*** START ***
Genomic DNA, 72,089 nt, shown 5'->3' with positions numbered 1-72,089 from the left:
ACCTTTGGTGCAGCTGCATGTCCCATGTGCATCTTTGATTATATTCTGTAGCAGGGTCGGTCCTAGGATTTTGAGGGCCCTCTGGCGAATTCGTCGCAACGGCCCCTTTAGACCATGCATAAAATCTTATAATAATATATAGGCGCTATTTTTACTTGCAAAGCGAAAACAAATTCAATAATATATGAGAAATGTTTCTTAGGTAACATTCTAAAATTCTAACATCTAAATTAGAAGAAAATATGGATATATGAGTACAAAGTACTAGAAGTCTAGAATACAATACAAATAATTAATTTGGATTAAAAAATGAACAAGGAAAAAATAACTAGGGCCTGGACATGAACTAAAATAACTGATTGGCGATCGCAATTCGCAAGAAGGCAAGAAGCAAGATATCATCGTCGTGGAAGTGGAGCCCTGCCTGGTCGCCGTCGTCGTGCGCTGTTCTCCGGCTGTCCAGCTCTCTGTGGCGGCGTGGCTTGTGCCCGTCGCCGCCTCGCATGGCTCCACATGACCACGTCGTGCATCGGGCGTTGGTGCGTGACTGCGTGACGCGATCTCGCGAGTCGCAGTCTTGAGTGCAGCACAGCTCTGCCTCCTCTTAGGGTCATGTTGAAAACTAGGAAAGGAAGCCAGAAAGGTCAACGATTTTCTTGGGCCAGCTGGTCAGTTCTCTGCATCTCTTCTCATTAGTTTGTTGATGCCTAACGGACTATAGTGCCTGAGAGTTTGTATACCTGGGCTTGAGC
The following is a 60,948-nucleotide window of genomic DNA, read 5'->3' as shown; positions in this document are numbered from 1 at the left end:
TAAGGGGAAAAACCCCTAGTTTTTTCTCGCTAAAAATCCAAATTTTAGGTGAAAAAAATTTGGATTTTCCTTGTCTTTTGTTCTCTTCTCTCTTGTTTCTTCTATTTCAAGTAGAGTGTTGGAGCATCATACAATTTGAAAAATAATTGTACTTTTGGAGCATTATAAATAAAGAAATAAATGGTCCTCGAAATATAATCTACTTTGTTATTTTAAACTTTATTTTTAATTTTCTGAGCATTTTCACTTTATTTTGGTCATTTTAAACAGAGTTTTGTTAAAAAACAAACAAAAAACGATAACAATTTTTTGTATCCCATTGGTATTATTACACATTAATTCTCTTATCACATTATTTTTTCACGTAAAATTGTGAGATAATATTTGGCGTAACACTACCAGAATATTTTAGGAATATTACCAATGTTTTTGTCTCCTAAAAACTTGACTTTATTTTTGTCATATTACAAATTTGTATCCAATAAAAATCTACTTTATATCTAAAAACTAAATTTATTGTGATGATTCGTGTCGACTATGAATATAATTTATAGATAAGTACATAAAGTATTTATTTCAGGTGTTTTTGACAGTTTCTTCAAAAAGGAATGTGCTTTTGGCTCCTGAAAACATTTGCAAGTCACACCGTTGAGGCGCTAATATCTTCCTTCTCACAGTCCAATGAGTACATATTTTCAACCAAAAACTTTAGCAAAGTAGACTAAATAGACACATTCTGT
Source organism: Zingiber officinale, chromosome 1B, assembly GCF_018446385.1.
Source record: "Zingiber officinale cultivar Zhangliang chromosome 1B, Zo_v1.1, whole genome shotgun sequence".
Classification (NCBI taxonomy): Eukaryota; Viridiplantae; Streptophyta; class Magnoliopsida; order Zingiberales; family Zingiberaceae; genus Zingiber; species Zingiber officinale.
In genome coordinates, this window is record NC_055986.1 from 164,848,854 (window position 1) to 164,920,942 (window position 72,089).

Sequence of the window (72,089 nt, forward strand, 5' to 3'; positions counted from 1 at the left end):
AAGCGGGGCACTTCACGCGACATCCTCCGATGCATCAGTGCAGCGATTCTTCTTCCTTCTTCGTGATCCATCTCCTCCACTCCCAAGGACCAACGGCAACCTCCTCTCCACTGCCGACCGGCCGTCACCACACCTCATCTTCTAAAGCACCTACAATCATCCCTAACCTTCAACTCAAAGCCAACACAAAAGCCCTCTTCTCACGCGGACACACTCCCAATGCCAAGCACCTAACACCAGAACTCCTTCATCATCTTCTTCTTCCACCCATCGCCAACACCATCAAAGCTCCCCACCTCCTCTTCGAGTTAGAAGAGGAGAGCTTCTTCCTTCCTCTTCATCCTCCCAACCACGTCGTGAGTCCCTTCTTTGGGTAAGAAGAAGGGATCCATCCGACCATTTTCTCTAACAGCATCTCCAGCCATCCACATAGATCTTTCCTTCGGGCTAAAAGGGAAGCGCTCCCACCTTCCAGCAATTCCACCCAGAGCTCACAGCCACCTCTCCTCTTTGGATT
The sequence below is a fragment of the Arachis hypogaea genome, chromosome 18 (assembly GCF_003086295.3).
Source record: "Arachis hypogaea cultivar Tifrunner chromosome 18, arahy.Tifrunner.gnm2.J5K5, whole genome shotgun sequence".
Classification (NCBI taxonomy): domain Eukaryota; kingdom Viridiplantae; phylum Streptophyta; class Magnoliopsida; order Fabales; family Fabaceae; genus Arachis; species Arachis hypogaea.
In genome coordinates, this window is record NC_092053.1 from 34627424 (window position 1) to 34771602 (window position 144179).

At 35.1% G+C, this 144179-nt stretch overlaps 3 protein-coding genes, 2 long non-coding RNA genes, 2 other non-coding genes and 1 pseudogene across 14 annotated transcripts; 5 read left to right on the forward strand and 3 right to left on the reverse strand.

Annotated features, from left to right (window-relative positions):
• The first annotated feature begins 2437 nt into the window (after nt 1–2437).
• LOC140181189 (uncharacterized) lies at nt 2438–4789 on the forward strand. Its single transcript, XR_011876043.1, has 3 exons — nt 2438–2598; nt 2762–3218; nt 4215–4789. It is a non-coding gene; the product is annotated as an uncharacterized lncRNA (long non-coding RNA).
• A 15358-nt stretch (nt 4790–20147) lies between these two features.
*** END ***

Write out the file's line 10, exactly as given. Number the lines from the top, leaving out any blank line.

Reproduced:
AAGCGGGGCACTTCACGCGACATCCTCCGATGCATCAGTGCAGCGATTCTTCTTCCTTCTTCGTGATCCATCTCCTCCACTCCCAAGGACCAACGGCAACCTCCTCTCCACTGCCGACCGGCCGTCACCACACCTCATCTTCTAAAGCACCTACAATCATCCCTAACCTTCAACTCAAAGCCAACACAAAAGCCCTCTTCTCACGCGGACACACTCCCAATGCCAAGCACCTAACACCAGAACTCCTTCATCATCTTCTTCTTCCACCCATCGCCAACACCATCAAAGCTCCCCACCTCCTCTTCGAGTTAGAAGAGGAGAGCTTCTTCCTTCCTCTTCATCCTCCCAACCACGTCGTGAGTCCCTTCTTTGGGTAAGAAGAAGGGATCCATCCGACCATTTTCTCTAACAGCATCTCCAGCCATCCACATAGATCTTTCCTTCGGGCTAAAAGGGAAGCGCTCCCACCTTCCAGCAATTCCACCCAGAGCTCACAGCCACCTCTCCTCTTTGGATT